1. He represented the suffering Saviour. We are not to suppose that Christ's sufferings were incomplete. His passion was the one perfect and sufficient sacrifice for sin. No one could represent this. But while His personal sufferings are over He so thoroughly identifies Himself with His people that their afflictions become His own. Paul represented the suffering Saviour in what he endured for Him and the Church. Thus He could say, "The sufferings of Christ abound in us;"' and so may the Church as Christ's representative to-day (Matthew 25.).

2. The sufferings of the apostle supplemented what was lacking in the afflictions of Christ. "Fill up," Every age of the church has its measure of suffering. The church is built up by repeated acts of self-denial in successive individuals and generations. They continue the work which Christ began. The great Mediator suffered to effect our salvation; and His people, on their part, fill up the suffering needed for the perfection of their spiritual life, and for the full display of the Divine glory.

II. THE VICARIOUS CHARACTER OF THE APOSTLE'S SUFFERINGS. "For his body's sake, which is the Church."

1. The apostle's sufferings for the Church(1) confirmed the faith of her converts;(2) were for the consolation of the Church. "Whether we be afflicted, it is for your consolation and salvation." "Great hearts can only be made by great troubles. The spade of trouble digs the reservoir of comfort deeper, and makes more room for the water of consolation." When James Bainham, who suffered under the reign of Henry VIII., was in the midst of the flames which had half consumed his arms and legs, he said aloud: "O ye Papists, ye look for miracles, and here now you may see a miracle; for in this fire I feel no more pain than if I were in a bed of down; but it is to me a bed of roses";(3) tended to promote its increase. The more the Egyptians afflicted the Hebrews the more they multiplied. The devil's way of extinguishing goodness, is God's way of advancing it.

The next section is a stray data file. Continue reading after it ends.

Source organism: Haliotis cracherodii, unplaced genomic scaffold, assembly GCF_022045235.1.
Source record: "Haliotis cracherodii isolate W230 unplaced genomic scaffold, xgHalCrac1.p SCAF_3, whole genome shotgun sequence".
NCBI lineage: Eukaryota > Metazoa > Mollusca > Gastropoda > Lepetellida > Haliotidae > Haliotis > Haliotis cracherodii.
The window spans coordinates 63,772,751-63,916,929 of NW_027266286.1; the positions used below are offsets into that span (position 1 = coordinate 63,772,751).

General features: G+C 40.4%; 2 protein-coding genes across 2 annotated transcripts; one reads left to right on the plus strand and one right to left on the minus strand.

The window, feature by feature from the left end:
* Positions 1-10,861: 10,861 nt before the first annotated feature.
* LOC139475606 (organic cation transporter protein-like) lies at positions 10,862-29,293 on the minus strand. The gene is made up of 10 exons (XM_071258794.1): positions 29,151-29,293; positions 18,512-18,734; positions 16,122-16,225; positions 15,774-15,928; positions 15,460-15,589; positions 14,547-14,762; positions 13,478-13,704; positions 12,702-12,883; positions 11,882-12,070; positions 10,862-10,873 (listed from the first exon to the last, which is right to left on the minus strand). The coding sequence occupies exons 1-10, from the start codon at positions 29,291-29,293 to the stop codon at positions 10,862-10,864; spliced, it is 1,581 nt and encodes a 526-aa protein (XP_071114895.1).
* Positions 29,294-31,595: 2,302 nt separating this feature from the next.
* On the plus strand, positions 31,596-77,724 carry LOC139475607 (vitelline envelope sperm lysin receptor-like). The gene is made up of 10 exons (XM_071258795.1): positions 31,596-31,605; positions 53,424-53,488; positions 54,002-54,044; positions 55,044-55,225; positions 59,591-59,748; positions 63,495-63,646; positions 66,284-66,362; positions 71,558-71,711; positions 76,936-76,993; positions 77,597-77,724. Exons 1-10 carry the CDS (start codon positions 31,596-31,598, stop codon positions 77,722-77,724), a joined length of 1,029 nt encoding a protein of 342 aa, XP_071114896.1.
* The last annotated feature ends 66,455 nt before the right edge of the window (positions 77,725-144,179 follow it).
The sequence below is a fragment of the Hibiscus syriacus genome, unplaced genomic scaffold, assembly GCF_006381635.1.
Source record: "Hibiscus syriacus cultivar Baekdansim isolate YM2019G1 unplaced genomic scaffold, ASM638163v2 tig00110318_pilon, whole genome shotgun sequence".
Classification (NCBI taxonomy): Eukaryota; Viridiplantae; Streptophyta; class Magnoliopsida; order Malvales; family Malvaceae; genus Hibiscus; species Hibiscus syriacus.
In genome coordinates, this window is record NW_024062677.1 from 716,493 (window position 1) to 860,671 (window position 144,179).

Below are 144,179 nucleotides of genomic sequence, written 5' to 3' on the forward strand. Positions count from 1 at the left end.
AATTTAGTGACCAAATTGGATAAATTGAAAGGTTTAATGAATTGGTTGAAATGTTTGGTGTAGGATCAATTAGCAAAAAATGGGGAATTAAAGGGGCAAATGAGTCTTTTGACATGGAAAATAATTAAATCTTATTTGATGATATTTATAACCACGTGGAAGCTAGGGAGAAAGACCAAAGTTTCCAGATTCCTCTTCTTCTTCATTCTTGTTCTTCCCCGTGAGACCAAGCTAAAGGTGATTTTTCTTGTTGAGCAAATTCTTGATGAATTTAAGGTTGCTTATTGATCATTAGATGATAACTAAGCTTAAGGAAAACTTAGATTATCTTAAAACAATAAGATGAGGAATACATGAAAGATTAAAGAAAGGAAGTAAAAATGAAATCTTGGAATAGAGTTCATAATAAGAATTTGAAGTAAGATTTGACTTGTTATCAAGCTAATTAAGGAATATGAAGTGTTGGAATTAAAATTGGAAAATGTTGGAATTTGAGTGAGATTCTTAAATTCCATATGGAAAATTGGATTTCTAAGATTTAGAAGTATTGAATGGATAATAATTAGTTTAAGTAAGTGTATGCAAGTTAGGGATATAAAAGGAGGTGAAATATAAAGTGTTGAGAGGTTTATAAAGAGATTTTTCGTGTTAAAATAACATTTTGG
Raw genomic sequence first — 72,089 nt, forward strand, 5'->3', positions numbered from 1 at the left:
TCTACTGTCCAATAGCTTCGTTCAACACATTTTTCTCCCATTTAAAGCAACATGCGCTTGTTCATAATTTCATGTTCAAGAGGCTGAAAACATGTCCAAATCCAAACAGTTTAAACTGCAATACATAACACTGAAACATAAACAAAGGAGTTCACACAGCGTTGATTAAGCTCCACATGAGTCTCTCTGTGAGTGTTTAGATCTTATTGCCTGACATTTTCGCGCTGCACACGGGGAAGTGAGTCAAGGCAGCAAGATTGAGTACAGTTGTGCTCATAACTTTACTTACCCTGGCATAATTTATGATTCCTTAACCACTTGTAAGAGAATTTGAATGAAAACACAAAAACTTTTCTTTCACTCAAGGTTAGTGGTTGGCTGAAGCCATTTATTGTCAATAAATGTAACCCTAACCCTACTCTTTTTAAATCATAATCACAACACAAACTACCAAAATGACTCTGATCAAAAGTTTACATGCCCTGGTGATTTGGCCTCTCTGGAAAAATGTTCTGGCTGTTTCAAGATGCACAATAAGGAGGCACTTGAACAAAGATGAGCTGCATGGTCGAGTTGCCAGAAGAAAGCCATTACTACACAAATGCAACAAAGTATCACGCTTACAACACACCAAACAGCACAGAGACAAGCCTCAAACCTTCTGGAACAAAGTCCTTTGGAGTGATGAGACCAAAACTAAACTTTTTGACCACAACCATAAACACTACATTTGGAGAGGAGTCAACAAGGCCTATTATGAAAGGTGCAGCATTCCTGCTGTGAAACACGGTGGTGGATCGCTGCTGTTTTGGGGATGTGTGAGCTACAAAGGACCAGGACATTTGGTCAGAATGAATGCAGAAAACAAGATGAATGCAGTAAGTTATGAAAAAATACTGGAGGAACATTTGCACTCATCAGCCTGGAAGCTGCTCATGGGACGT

III. THE HIGH-TONED SPIRIT OF THE APOSTLE'S SUFFERINGS. "Who now rejoice." Nature shrinks from suffering. It is altogether above nature to triumph in it. It is Christianity alone that inspires us with joy in tribulation.

(G. Barlow.)

Just as a certain amount of heat in the furnace is required to produce certain definite effects upon the metal, so it would seem as though a certain definite amount of suffering, recognized by the infinite wisdom of God, were necessary to work out the perfection of that body of which Christ is the Head. As we each cheerfully and thankfully bear our share, what a joy to think that, along with the Head, we are contributing in our measure to the perfecting of the whole.

(W. M. H. Aitken, M. A.)